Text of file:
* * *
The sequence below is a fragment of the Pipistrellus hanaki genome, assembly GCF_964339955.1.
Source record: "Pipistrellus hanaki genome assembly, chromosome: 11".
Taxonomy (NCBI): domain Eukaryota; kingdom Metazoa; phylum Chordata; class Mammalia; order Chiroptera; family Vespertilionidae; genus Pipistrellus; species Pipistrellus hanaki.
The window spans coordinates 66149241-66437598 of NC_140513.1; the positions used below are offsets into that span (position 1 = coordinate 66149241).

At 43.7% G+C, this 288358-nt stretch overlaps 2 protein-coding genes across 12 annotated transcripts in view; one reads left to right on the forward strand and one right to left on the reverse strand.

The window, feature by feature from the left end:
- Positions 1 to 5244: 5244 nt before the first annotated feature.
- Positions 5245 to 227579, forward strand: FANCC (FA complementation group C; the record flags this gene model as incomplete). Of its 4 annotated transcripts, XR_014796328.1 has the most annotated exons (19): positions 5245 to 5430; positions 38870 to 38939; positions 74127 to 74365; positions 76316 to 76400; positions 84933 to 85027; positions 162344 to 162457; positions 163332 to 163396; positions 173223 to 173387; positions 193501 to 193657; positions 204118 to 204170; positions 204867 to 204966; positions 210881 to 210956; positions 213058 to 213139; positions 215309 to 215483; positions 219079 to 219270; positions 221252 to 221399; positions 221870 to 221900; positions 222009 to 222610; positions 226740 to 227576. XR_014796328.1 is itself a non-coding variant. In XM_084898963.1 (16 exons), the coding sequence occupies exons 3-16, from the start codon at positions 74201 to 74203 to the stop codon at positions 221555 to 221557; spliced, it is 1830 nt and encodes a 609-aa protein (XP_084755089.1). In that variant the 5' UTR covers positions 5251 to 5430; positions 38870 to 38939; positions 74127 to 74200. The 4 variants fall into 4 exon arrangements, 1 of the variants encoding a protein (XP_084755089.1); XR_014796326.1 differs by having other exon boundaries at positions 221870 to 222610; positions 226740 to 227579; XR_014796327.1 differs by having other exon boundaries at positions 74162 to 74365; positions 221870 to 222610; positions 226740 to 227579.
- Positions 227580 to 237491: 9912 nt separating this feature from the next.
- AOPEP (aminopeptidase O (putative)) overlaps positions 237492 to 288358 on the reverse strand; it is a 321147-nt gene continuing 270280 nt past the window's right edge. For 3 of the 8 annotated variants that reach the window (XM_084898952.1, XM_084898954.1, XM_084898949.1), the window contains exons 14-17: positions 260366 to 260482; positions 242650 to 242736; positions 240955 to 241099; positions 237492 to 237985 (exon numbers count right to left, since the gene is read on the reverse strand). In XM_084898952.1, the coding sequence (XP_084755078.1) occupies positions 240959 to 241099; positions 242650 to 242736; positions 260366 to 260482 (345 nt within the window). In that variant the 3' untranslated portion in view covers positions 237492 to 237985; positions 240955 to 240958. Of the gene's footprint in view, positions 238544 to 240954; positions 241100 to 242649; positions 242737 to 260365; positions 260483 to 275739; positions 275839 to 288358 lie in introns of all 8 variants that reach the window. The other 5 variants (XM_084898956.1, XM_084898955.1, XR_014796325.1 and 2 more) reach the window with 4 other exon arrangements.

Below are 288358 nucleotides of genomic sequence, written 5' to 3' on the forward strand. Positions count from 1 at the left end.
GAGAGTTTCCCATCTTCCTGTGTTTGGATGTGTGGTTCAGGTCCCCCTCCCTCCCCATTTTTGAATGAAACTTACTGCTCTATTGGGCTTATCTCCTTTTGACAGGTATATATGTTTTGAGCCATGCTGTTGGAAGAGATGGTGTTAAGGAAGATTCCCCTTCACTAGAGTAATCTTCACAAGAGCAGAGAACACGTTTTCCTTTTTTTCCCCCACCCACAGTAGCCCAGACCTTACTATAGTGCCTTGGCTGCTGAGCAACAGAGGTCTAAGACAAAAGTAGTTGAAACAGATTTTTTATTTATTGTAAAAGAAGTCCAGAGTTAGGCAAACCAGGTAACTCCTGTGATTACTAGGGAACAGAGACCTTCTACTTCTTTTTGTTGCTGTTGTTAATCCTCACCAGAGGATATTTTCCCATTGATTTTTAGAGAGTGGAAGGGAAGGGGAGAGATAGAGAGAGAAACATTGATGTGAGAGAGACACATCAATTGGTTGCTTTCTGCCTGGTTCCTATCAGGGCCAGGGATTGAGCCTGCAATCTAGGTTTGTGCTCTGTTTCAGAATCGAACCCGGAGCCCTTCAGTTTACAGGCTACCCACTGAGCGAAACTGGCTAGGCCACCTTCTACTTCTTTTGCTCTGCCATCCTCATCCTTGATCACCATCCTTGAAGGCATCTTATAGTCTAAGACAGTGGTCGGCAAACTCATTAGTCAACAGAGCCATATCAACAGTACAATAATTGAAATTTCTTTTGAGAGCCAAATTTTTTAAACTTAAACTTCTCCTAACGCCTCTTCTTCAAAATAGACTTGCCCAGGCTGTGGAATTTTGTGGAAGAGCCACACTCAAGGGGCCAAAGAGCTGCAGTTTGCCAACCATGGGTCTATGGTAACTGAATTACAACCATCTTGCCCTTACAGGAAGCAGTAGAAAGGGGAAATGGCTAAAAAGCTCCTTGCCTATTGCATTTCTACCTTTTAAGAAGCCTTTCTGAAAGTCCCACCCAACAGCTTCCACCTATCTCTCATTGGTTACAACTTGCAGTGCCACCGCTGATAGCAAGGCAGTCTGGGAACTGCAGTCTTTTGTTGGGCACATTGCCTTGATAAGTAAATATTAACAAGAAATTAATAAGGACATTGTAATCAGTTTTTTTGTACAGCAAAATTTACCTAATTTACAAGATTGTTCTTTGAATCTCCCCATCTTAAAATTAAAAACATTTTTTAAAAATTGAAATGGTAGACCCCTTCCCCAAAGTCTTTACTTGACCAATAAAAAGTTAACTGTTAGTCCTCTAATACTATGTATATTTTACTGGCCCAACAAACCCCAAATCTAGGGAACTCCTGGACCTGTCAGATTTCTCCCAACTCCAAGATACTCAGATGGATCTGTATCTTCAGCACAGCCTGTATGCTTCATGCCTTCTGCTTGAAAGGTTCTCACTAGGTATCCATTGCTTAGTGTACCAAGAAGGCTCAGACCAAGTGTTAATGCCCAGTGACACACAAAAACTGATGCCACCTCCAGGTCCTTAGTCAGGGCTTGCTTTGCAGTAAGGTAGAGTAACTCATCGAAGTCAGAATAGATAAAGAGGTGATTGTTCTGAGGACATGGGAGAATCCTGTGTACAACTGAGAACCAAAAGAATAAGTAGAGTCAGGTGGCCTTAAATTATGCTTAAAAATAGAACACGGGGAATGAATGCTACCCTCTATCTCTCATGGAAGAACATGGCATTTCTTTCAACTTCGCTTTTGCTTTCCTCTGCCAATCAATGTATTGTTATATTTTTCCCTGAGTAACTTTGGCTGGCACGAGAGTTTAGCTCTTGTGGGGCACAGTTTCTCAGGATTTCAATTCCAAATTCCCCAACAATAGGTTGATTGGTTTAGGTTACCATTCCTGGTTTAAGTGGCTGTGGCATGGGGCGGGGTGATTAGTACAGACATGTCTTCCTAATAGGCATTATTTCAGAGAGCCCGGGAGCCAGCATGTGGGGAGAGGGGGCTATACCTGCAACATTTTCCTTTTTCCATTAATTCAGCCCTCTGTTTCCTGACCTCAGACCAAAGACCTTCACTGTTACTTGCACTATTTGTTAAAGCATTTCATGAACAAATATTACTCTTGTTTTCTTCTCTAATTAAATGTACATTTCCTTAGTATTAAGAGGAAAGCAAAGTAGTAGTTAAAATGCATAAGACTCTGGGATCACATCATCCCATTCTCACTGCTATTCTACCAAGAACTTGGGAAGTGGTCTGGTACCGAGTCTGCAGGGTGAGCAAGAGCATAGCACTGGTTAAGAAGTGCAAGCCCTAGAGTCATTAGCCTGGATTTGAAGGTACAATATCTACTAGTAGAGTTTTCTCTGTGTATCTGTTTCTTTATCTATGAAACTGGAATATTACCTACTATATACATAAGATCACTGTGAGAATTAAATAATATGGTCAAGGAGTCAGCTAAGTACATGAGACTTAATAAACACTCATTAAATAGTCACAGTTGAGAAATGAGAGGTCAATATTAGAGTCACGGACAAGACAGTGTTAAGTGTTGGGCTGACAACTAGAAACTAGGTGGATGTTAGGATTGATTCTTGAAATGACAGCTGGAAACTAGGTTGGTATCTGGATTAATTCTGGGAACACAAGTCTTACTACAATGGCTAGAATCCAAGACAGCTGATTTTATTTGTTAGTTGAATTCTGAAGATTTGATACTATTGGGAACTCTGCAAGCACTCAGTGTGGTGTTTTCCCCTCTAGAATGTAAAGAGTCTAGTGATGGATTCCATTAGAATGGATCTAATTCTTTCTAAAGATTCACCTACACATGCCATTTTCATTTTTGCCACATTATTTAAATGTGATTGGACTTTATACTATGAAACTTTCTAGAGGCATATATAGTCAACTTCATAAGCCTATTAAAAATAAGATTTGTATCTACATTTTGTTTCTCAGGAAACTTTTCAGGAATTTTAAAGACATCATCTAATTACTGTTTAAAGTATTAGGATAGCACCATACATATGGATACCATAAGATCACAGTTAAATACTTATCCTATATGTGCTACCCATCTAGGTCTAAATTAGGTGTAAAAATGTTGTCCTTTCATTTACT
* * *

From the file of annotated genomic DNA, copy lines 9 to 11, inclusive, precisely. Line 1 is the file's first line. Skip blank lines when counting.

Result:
- Positions 227580 to 237491: 9912 nt separating this feature from the next.
- AOPEP (aminopeptidase O (putative)) overlaps positions 237492 to 288358 on the reverse strand; it is a 321147-nt gene continuing 270280 nt past the window's right edge. For 3 of the 8 annotated variants that reach the window (XM_084898952.1, XM_084898954.1, XM_084898949.1), the window contains exons 14-17: positions 260366 to 260482; positions 242650 to 242736; positions 240955 to 241099; positions 237492 to 237985 (exon numbers count right to left, since the gene is read on the reverse strand). In XM_084898952.1, the coding sequence (XP_084755078.1) occupies positions 240959 to 241099; positions 242650 to 242736; positions 260366 to 260482 (345 nt within the window). In that variant the 3' untranslated portion in view covers positions 237492 to 237985; positions 240955 to 240958. Of the gene's footprint in view, positions 238544 to 240954; positions 241100 to 242649; positions 242737 to 260365; positions 260483 to 275739; positions 275839 to 288358 lie in introns of all 8 variants that reach the window. The other 5 variants (XM_084898956.1, XM_084898955.1, XR_014796325.1 and 2 more) reach the window with 4 other exon arrangements.

Below are 288358 nucleotides of genomic sequence, written 5' to 3' on the forward strand. Positions count from 1 at the left end.